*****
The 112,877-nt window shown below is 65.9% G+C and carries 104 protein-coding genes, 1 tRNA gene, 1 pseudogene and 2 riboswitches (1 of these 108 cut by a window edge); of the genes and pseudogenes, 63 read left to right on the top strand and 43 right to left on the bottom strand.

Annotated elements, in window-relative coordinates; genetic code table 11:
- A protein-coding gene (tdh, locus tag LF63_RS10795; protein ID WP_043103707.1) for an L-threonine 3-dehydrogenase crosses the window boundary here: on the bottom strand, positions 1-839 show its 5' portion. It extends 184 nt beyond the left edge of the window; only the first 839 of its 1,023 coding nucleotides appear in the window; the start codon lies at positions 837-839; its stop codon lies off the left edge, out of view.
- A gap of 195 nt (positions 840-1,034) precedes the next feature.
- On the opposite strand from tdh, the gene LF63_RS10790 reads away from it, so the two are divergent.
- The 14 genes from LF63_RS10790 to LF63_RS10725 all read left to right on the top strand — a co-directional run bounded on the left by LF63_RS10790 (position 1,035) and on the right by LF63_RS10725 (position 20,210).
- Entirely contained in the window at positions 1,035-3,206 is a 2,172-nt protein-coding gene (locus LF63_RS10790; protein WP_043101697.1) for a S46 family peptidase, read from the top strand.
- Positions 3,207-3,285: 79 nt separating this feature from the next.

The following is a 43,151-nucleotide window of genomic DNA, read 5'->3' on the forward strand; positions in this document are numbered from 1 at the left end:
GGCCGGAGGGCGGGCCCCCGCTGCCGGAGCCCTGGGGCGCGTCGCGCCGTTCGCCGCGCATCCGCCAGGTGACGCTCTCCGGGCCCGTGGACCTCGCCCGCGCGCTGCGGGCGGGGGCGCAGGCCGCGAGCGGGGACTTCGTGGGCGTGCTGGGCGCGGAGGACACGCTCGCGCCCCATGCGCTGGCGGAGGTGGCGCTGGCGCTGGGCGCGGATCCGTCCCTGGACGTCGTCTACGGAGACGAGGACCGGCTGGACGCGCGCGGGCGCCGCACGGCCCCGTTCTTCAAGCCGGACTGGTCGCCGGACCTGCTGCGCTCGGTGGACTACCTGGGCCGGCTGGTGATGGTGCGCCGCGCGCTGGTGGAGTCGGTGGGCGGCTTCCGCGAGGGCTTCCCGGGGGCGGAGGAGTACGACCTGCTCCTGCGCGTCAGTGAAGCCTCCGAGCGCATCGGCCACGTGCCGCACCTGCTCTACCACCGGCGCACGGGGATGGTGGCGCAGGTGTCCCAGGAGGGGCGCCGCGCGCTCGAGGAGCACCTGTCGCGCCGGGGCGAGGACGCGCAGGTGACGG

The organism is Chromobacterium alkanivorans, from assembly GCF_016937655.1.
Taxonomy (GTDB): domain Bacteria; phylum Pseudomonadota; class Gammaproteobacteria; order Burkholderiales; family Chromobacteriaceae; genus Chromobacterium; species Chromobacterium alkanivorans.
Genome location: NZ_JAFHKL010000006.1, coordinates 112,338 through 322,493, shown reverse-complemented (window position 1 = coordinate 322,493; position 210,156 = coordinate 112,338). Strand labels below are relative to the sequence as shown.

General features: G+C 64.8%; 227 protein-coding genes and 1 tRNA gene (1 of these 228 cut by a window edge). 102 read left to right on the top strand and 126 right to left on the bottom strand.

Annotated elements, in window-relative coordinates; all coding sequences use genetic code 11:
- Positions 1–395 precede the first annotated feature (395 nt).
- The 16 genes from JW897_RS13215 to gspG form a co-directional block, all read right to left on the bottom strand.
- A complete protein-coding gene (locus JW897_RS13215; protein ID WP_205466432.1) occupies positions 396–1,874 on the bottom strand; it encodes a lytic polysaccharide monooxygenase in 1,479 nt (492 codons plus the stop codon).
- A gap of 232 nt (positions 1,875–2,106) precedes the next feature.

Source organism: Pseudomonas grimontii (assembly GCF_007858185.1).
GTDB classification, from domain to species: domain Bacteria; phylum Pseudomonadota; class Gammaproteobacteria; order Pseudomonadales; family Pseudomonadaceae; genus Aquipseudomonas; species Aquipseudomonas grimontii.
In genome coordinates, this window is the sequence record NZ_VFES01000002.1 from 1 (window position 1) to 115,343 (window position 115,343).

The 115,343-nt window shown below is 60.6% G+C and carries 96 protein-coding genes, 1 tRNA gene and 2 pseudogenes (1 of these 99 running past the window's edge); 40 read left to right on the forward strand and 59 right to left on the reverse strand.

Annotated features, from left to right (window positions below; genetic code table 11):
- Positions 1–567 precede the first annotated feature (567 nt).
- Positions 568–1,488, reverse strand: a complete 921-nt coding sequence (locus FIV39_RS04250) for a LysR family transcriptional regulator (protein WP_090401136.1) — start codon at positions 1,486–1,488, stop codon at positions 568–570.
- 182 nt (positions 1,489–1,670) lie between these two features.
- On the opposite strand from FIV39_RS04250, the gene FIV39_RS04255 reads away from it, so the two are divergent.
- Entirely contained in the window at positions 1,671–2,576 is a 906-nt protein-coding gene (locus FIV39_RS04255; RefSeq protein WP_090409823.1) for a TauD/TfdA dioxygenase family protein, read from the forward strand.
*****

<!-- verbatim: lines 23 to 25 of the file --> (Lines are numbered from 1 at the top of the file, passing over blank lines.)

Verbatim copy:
The 115,343-nt window shown below is 60.6% G+C and carries 96 protein-coding genes, 1 tRNA gene and 2 pseudogenes (1 of these 99 running past the window's edge); 40 read left to right on the forward strand and 59 right to left on the reverse strand.

Annotated features, from left to right (window positions below; genetic code table 11):
- Positions 1–567 precede the first annotated feature (567 nt).